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Proven Method to Prevent Heat Stroke?

How Do I Prevent Heat Stroke?

When the weather first turns hot is the worst time for heat stroke. The key to preventing heat stroke is to start work in a well-hydrated state and to maintain this throughout the day. To prevent heat stroke drink lots of water before you start work, continue through the day and even on your way home. You may not feel thirsty but keep drinking anyway.

If you don’t have the water in your body to produce enough sweat to cool yourself down you are in big trouble. It can take 3 or 4 hours to get the water you need back into your system after sweating, so don’t get behind in your water consumption. Your dehydration may carry over from one day to the next if you don’t drink enough after work.

It is possible to remain well hydrated while working in the heat (Miller and Bates, 2007). A study in construction workers in the Middle East (Bates and Schneider, 2008) demonstrated that simple strategies to promote adequate intake of fluid enabled workers to remain adequately hydrated in ambient temperatures reaching 50°C or more with no evidence of physiological heat strain despite the severe thermal conditions. A combination of adequate hydration with a policy of self-pacing (permitting workers to adjust their work rate to the thermal conditions) allows work to continue safely in all but the most extreme conditions.

Recommendations to Prevent Heat Stress (Bates et al., 2010)

  • Supply each worker with a personal insulated drink container to accompany the worker on site and to be kept as close as practicable at all times.
  • Encourage workers to arrive on site well hydrated
  • Workers should be drinking between 600 ml and 1 l of water per hour in summer.
  • At the start of the shift, the drink container should be full and workers should be instructed that it should be consumed and refilled every 2–3 hours.
  • During hot weather, when sweating is heavy, an appropriate electrolyte replacement beverage should be available.
  • Each worker should consume ‘at least’ one 2-litre container full of this beverage per day, ideally during the morning work period, to maintain electrolyte and energy levels.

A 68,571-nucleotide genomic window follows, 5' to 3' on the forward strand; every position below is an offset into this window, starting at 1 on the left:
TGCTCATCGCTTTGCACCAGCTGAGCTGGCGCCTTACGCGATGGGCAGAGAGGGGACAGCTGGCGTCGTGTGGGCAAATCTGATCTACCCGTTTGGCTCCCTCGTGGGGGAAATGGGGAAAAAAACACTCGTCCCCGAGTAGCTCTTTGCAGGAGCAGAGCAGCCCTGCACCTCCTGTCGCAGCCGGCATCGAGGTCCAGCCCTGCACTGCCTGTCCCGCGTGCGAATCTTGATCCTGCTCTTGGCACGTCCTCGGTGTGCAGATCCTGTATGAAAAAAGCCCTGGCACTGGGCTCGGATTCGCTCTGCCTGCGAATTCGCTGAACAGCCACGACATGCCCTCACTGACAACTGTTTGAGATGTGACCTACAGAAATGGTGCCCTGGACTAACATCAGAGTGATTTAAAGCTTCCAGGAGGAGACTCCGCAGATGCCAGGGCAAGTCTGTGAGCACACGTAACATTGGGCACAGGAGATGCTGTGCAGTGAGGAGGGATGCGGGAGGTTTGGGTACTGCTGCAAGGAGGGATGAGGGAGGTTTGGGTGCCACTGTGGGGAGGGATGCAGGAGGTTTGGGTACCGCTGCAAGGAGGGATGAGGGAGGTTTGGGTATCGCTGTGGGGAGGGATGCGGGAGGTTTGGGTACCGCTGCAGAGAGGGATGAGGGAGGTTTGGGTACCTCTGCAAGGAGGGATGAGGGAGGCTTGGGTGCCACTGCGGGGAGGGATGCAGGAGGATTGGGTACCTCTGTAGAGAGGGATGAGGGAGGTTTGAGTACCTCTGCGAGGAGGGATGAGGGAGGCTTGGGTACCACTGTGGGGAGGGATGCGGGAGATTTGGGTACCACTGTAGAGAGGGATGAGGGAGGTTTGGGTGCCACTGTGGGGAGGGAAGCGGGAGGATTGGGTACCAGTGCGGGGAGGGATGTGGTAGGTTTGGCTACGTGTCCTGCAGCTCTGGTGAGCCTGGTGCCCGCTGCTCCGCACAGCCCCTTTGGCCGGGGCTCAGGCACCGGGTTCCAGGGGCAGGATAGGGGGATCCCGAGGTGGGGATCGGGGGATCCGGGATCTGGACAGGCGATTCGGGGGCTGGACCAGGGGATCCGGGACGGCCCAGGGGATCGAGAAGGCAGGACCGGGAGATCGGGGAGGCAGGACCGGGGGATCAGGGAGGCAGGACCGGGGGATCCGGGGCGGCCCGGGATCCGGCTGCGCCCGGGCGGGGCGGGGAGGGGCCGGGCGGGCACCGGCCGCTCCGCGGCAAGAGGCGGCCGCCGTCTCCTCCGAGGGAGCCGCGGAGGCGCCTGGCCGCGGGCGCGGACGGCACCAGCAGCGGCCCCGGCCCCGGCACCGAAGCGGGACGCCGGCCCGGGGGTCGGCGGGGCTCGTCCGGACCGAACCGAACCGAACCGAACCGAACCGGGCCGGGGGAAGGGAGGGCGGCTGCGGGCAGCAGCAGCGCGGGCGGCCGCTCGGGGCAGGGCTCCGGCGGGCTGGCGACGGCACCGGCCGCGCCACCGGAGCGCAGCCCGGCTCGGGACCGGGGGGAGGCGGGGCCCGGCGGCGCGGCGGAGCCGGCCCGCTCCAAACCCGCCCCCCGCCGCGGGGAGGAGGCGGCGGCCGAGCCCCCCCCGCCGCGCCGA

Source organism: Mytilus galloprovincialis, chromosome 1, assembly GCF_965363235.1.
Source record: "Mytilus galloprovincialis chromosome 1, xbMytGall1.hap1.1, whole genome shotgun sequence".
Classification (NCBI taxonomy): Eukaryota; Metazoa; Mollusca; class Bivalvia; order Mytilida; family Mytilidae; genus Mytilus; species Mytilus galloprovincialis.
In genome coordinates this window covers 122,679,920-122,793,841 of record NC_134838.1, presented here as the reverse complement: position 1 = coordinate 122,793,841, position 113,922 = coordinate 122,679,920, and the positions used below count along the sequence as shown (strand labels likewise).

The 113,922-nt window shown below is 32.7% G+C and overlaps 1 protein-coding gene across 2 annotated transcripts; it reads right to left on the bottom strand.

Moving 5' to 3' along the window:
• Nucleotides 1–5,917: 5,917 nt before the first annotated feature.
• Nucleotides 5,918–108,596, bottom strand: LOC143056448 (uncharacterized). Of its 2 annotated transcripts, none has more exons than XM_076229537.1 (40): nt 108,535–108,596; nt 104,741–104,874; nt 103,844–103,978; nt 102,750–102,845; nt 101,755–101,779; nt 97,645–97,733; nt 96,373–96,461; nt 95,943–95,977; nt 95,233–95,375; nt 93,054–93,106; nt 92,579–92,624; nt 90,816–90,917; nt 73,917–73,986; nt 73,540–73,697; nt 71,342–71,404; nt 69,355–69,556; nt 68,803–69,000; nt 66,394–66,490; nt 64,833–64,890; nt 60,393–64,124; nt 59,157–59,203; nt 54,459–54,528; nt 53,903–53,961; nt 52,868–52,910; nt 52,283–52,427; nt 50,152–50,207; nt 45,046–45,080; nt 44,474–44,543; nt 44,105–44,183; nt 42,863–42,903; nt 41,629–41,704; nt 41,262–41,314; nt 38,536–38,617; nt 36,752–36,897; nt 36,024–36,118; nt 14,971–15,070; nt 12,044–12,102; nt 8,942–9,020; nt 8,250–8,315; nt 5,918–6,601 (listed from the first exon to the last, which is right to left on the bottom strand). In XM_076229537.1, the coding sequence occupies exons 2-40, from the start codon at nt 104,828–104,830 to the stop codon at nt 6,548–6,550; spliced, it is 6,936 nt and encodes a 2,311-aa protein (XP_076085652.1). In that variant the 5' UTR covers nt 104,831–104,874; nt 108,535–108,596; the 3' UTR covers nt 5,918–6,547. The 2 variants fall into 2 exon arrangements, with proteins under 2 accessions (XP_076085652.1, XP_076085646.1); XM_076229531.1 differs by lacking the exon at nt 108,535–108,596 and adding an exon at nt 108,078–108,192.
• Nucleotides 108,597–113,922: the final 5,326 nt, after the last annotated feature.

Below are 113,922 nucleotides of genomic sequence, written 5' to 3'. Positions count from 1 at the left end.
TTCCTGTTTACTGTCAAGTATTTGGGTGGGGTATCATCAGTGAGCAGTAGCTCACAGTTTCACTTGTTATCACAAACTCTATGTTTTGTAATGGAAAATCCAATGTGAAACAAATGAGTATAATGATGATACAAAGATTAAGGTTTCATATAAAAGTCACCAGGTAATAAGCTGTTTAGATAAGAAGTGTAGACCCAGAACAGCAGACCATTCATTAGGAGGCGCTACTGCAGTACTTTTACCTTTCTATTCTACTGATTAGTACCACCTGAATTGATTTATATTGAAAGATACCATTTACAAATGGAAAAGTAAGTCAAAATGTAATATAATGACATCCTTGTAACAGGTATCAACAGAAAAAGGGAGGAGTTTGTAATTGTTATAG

• During the ride home, encourage further drinking of water or electrolyte drink to replace afternoon losses
  • Educate workers to monitor their hydration levels from urine colour and volume. Reinforce this with posters in the latrines and rest areas.

Free Safety Topics and Free WHMIS Training

Did you know that you can access Canadian Standards Association (CSA) standards free of charge if they are referenced in health and safety legislation? You can
access all these CSA standards for free but you cannot print them (unless you
use the snipping tool). All you have to do is register

If you wondering if the guard on the conveyer is adequate or how often the lift truck operator needs to refresh their training this is the place to look. There is a new confined space standard but it looks like it is not available for free yet.

Some of the standards available include:

1.Workplace electrical safety

2.Safety Standard for Lift Trucks

3.Protective Footwear

4.Safeguarding of Machinery

5.Safety in Welding, Cutting, and Allied Processes

6.Portable Ladders

7.Full Body Harnesses

8.Industrial Robots and Robot Systems – General Safety Requirements

9.Hearing Protection Devices – Performance, Selection, Care, and Use

10.Eye and Face Protectors

11.Selection, Use, and Care of Respirators
Don’t forget about our free WHMIS online training

What other sources of information do you use that you can
access for free?